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On This Date in Sports November 25, 1971: Game of the Century

In collaboration with the Sportsecyclopedia.com

The top two teams in the country meet in Oklahoma on Thanksgiving, with the Big 8 conference and a trip to the Orange Bowl on the line. Nebraska, coached by Bob Devaney, was ranked number one, while Oklahoma, led by Chuck Fairbanks, was ranked second. The Thanksgiving game set a record with 55  million television viewers as the Cornhuskers beat the Sooners 35-31 in a back-and-forth battle that was decided on a two-yard touchdown run by Jeff Kinney with 98 seconds left. The win extended Nebraska's unbeaten streak to 30 games as they won a second consecutive National Championship. 

The rivalry between Oklahoma and Nebraska was once the biggest game of the year in the plain states as the two schools were the undisputed powerhouses of the Big 8 Conference. In 1971, Nebraska and Oklahoma were the two top teams in the NCAA, rising to the top of both the AP and Coach's polls. Nebraska, led by Bob Devaney, shared the 1970 National Championship with Texas and was ranked number one. The Cornhuskers had the best defense in the nation as they were 10-0, allowing seven points or less in eight games, including three shutouts. 

Oklahoma, coached by Chuck Fairbanks, was the top-scoring team in the nation, as offensive coordinator Barry Switzer helped create the wishbone offense, which had even the best defenses confused. Running back Greg Pruitt was the Sooners' big star and a Heisman candidate. Pruitt averaged nearly nine yards per carry, as he collected 2,066 All-Purpose yards to help Oklahoma build a 9-0 record entering their showdown in Norman against their rivals from Nebraska. 

The game did not need any hype, as fans planned their Thanksgiving dinners around the game. Nebraska struck first as Johnny Rogers scored the game's first touchdown on a 72-yard punt return. Nebraska's blackshirt defense did an excellent job at shutting down the Sooners' wishbone offense, as Oklahoma managed only a 30-yard field goal by John Carroll in the first quarter. 

In the second quarter, Nebraska extended the lead to 14-3 on a one-yard plunge by Jeff Kinney. With Greg Pruitt being boxed up by the Huskers, Oklahoma turned to quarterback Jack Mildren who ran into the end one on a three-yard bootleg and connected with Jon Harrison on a 24-yard touchdown pass. Mildren had made several critical passes to Harrison to get the ball down the field as Oklahoma took a 17-14 lead at the half, equaling the most points that Nebraska had allowed during their previous ten games.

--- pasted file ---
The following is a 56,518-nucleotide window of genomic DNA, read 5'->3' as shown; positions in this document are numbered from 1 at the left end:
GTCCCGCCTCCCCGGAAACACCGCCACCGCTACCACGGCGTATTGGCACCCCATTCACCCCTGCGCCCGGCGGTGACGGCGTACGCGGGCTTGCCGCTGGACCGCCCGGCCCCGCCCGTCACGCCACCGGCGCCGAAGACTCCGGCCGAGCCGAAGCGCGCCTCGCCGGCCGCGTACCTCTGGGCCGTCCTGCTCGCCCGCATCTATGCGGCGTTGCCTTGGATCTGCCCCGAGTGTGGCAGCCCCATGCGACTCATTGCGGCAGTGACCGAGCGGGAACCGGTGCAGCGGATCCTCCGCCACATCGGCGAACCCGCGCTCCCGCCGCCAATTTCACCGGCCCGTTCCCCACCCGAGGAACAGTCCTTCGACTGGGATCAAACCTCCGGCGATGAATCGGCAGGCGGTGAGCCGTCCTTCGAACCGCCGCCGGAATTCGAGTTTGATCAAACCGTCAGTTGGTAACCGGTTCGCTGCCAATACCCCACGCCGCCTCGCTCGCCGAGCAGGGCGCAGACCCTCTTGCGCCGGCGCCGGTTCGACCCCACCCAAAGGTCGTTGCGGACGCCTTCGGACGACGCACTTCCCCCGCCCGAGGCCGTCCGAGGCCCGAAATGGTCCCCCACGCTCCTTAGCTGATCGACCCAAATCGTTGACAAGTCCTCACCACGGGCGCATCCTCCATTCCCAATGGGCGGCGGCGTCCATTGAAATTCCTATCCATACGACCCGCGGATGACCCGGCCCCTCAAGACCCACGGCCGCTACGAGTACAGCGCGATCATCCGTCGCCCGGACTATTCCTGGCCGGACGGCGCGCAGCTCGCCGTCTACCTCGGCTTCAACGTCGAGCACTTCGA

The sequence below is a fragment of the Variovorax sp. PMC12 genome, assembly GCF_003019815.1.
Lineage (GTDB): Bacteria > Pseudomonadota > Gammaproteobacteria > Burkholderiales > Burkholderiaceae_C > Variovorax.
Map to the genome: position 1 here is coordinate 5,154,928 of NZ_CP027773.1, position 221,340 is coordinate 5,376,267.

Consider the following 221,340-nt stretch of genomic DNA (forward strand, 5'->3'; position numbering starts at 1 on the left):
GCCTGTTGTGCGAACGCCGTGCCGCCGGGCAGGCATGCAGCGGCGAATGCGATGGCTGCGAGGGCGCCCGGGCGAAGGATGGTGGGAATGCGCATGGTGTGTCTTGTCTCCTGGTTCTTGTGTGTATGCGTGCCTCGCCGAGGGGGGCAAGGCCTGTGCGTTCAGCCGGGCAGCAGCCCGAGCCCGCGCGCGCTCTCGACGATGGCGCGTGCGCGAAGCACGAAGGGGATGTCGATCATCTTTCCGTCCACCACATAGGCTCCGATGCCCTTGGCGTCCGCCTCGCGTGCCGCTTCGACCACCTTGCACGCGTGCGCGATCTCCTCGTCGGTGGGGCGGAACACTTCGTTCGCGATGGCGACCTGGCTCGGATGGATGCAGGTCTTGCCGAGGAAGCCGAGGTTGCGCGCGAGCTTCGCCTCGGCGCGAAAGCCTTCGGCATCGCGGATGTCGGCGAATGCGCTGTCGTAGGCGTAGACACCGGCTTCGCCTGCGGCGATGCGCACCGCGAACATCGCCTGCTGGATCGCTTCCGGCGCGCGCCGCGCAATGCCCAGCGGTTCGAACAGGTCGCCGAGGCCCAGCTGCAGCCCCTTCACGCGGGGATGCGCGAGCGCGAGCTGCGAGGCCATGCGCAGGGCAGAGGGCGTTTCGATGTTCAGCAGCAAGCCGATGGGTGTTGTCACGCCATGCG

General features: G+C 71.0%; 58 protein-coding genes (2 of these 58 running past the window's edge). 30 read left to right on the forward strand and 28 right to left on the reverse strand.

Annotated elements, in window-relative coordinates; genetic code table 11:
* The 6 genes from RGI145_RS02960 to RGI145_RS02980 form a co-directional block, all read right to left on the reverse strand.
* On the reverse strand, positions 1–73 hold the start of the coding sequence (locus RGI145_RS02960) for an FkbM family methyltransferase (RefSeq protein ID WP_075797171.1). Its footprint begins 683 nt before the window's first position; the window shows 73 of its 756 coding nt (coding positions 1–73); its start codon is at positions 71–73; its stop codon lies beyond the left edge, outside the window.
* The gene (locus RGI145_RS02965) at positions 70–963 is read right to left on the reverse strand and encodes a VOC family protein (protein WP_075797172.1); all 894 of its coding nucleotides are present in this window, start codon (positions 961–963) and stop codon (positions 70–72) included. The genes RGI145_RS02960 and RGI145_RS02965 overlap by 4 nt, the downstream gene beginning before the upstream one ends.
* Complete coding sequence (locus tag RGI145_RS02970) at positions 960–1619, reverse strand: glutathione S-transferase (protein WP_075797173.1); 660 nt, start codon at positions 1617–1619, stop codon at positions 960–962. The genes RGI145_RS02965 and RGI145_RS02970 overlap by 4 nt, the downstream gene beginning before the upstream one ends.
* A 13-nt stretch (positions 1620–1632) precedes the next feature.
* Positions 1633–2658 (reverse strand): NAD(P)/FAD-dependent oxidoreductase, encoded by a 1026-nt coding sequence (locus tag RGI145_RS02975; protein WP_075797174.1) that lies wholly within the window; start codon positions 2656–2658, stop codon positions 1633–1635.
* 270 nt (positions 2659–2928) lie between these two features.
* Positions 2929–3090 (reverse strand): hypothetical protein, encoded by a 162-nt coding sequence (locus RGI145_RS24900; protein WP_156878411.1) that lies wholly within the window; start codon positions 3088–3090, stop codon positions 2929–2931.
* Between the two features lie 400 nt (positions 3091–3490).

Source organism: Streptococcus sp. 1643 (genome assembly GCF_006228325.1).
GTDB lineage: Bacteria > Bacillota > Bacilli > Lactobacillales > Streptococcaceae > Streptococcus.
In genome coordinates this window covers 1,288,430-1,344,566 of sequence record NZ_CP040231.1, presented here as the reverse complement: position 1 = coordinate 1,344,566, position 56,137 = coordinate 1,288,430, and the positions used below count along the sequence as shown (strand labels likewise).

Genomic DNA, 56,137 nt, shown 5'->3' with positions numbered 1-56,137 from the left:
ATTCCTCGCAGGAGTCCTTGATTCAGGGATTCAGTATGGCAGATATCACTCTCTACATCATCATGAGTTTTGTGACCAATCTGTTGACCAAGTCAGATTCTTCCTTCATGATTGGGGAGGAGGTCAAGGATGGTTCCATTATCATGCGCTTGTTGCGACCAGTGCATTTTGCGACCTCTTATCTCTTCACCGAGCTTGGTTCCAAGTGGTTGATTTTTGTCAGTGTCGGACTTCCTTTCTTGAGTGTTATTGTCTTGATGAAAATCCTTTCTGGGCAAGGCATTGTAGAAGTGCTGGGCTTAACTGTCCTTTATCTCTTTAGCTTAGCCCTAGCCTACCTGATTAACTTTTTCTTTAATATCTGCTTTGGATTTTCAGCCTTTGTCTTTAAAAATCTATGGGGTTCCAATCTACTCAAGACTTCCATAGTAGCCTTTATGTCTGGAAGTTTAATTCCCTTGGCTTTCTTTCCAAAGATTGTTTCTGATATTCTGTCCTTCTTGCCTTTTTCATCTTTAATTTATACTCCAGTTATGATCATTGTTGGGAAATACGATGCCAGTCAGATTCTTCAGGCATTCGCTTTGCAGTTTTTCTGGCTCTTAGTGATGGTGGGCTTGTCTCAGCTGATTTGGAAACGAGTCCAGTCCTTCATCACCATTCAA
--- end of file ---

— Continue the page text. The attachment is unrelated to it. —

In the third quarter, Nebraska regained control of the game, capitalizing on a pair of Oklahoma fumbles while using a power run game to take a 28-17 lead, as Jeff Kinney scored from the three and the one. Oklahoma answered late in the third quarter as Jack Mildren scored on a bootleg from the three-yard line. Oklahoma would retake the lead 31-28 in the fourth quarter as Jon Harrison caught an 11-yard touchdown pass from Mildren. 

The game was as good as advertised, with Oklahoma holding a 31-28 lead with several lead changes. With time running out on Nebraska, quarterback Jerry Tagge completed a pass to Johnny Rogers that took the ball down to the Oklahoma 15-yard line. Rogers broke several tackles on the play and set up the power run game that Nebraska used all day to control the field and the clock. Jeff Kinney would run the ball the next four plays, scoring from the one for his fourth touchdown of the game. Kinney was the star of the game, rushing for 171 yards on 31 carries. 

With 98 seconds left, Nebraska's defense sealed the victory with a pair of sacks, as the Huskers' 35-31 win would be their last test on the way to a second straight National Championship. Nebraska would easily beat Hawaii 45-3 to end the regular season while crushing Alabama 38-6 in the Orange Bowl.